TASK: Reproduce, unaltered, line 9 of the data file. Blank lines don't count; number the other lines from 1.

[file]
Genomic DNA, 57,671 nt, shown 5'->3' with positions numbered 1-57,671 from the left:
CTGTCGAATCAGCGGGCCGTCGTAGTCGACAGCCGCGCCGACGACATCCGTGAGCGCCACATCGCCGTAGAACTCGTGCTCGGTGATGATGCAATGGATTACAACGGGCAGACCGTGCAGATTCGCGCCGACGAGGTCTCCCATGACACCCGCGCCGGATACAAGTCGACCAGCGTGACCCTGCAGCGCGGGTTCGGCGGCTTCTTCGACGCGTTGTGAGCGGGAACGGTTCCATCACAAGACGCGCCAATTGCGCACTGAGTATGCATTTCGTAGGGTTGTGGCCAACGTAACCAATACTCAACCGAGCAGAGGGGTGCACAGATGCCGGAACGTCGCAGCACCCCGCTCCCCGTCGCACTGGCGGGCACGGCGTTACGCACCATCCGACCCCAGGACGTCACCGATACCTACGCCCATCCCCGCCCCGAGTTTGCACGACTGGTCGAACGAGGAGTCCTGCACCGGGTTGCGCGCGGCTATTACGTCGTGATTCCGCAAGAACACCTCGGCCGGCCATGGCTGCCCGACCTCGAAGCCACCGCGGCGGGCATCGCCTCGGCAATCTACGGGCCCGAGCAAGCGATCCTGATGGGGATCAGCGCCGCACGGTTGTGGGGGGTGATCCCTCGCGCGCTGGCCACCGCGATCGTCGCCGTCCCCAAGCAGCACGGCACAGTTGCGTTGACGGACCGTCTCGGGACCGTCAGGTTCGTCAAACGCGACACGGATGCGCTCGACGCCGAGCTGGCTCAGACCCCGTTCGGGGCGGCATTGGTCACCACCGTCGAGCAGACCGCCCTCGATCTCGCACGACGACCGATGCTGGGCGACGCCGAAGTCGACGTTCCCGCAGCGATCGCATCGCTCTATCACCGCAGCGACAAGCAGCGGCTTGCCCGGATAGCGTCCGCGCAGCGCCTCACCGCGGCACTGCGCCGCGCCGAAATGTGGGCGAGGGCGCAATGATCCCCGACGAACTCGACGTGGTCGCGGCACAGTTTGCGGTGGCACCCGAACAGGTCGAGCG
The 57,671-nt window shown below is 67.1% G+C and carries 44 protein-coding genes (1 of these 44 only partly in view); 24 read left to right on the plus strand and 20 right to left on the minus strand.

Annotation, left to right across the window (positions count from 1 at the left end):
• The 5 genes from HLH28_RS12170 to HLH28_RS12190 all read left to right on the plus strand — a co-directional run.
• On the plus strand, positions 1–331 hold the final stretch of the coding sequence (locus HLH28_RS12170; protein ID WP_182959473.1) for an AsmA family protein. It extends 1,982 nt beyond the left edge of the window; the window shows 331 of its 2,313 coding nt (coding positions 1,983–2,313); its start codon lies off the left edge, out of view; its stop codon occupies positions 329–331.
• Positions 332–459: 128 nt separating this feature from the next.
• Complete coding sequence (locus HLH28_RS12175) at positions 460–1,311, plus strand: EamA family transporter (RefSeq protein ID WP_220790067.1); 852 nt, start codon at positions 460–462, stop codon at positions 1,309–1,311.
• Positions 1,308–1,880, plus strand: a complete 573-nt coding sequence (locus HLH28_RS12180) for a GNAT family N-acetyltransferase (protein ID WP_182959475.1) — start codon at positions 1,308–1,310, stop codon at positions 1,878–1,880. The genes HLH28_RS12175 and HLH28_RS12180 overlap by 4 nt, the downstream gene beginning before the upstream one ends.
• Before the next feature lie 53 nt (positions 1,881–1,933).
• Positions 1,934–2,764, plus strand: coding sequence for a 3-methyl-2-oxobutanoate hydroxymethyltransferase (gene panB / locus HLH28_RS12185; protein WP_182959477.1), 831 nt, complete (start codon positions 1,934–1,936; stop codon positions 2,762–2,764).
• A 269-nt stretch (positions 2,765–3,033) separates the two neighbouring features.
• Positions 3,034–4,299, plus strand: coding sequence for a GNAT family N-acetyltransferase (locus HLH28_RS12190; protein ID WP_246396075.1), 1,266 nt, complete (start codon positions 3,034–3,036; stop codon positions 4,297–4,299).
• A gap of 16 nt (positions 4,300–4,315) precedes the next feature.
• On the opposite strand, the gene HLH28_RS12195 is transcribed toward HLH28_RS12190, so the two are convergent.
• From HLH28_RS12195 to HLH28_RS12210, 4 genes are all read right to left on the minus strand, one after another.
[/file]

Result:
• Positions 1,308–1,880, plus strand: a complete 573-nt coding sequence (locus HLH28_RS12180) for a GNAT family N-acetyltransferase (protein ID WP_182959475.1) — start codon at positions 1,308–1,310, stop codon at positions 1,878–1,880. The genes HLH28_RS12175 and HLH28_RS12180 overlap by 4 nt, the downstream gene beginning before the upstream one ends.